Tremendously beneficial: As a 2014 recipient of ASPB’s Master Educator Program (MEP) award, I received funding to attend the National Case Studies 2015 summer workshop in Buffalo, NY. Prior to attending the workshop I had used a few case studies in my classes but attending the workshop was tremendously beneficial because it examined the structure of case studies, how case studies improve student learning and how to assess student learning when using case studies. The attendees also participated – as students – in several different types of case studies led by the workshop facilitator, Clyde ‘Kipp’ Herreid. These sessions demonstrated how to effectively run case studies and allowed the attendees to experience case studies from a student’s perspective. Finally, as part of the workshop, each attendee prepared and taught a case study to a classroom of SUNY Buffalo students. The feedback that I received from the students and other workshop attendees regarding the presentation of my case study was invaluable.
Highly recommended: After attending the case study workshop, I will not only use more case studies in my classes but I have a better understanding of how to effectively use case studies to promote active learning in the classroom. I highly recommend the case study workshop to any instructor. It is a valuable option for those considering using case studies and haven’t yet done so as well as those who have already used case studies in the classroom and are seeking to improve or expand on their technique. For those instructors who are looking for published case studies, The National Center for Case Study Teaching in Science has numerous case studies freely available.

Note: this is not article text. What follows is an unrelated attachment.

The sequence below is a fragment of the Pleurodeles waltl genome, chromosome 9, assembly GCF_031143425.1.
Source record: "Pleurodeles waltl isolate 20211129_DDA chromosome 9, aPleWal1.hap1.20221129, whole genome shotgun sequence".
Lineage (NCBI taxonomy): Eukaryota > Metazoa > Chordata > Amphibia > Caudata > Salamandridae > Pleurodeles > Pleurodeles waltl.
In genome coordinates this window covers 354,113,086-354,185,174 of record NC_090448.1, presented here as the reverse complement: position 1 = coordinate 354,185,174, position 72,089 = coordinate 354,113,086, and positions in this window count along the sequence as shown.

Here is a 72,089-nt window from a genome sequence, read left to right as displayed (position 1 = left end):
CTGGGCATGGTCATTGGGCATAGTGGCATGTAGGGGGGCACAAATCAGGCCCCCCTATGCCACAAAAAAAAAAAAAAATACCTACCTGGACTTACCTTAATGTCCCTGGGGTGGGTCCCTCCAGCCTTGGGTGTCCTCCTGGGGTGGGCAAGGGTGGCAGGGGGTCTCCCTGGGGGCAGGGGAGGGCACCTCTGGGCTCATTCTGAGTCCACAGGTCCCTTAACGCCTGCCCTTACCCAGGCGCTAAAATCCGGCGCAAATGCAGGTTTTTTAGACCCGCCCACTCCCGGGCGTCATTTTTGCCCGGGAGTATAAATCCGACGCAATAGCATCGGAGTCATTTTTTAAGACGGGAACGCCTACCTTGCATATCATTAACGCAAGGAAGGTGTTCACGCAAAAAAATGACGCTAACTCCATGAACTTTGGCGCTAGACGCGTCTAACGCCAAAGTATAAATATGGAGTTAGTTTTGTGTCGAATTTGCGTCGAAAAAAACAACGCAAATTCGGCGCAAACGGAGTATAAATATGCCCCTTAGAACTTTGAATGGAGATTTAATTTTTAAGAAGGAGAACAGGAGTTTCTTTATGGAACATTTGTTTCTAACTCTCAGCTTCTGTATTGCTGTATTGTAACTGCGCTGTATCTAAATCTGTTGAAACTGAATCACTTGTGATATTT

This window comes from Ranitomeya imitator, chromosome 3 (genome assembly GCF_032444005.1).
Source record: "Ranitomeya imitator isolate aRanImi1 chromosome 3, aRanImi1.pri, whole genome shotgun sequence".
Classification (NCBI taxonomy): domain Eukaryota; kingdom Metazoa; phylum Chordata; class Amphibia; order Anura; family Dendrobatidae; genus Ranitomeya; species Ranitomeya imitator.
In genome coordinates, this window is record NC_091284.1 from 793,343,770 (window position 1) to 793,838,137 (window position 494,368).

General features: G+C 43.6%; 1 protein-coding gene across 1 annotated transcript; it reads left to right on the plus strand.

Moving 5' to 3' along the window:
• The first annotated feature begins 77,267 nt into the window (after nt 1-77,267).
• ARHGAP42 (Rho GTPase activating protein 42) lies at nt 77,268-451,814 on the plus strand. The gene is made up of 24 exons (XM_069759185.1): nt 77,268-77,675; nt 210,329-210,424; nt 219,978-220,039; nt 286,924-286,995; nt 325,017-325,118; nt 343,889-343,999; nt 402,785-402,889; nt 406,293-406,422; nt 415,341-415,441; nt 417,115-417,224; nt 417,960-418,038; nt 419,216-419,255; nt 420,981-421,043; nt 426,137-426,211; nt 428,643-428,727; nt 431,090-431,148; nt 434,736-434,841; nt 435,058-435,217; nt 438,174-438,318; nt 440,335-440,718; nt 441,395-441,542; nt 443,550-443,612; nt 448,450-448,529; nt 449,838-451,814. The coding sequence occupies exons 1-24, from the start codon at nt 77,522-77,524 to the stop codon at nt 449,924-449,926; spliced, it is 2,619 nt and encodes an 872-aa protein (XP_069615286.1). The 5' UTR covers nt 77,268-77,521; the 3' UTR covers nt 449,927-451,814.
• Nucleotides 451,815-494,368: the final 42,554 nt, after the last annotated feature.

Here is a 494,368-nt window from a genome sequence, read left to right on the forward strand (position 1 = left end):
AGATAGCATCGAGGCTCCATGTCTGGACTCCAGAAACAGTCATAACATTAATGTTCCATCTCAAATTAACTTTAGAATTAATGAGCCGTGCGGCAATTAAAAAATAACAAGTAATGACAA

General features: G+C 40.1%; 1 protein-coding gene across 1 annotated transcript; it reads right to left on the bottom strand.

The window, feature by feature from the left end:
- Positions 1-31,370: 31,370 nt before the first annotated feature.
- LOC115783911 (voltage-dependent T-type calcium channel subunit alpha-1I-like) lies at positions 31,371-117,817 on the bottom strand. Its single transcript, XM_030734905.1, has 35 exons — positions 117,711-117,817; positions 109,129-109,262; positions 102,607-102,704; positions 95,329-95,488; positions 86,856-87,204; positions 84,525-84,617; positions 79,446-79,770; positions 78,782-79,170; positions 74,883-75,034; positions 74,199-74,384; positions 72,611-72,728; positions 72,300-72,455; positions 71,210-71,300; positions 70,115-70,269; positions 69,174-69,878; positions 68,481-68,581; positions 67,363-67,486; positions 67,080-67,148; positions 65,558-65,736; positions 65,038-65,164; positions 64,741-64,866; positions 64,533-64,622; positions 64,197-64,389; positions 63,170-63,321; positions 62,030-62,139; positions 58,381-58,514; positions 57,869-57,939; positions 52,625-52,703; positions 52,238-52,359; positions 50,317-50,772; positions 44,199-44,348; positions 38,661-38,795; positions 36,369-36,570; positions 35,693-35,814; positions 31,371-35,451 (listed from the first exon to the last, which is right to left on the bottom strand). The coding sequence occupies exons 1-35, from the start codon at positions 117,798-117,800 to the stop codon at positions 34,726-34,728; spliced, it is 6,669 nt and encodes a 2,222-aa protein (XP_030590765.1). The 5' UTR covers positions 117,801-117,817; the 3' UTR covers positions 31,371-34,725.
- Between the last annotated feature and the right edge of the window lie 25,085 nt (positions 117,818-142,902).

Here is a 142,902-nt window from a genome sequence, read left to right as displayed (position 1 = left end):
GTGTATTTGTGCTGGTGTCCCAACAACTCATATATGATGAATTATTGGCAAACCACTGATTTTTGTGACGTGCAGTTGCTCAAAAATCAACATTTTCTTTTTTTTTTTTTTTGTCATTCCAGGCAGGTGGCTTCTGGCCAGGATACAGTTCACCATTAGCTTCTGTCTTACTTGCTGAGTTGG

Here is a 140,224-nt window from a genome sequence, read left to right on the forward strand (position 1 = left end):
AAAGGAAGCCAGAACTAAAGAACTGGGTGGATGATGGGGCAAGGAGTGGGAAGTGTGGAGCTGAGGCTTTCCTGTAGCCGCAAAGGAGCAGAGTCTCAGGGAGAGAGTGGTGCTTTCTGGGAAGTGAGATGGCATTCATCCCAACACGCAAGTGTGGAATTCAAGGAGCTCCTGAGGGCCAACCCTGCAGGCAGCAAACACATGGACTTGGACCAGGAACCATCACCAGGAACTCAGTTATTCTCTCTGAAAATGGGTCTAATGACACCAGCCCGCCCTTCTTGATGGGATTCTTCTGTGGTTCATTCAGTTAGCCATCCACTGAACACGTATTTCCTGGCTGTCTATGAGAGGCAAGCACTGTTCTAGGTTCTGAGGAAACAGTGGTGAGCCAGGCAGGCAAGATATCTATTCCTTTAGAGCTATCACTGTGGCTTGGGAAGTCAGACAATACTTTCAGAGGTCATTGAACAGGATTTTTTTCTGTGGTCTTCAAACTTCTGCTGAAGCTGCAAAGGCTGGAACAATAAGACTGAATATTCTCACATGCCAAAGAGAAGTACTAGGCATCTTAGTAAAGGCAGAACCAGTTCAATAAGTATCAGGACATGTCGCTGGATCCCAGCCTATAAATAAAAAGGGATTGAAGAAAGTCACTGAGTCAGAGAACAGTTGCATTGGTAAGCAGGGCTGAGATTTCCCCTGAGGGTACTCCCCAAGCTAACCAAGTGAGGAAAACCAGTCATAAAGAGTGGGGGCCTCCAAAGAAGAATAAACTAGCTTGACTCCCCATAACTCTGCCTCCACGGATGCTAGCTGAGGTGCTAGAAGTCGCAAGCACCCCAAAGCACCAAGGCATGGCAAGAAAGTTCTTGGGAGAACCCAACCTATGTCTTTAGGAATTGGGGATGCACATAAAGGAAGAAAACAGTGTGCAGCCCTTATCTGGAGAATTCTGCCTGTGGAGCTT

Modelling excellence: As an attendee of the case study workshop, I am expected to write and submit a case study for publication. This aligns directly with ASPB’s Master Educator Program goals as well. Since I am interested in incorporating computational molecular modeling into my own courses, I plan to write a case study that focuses on plant development, protein structure and molecular modeling. At Radford University, I teach Genetics to sophomore Biology majors. In my teaching experiences, students have tremendous difficulty understanding the relationship between DNA sequence, protein structure/function and phenotype. I use molecular modeling software to help students visualize the three-dimensional (3D) structure of proteins. Using this software, students can manipulate 3D images of proteins and explore how the 3D structure of proteins is important for proper function. To further help students visualize the 3D nature of proteins, the 3D models generated in the molecular modeling software can be printed in 3D. I look forward to discussing my MEP experiences and presenting the classroom activities that I design as part of this award at Plant Biology 2016 in Austin, TX.
Photo caption: Tara shares a 3D printed model of one of the proteins she made with the modeling software.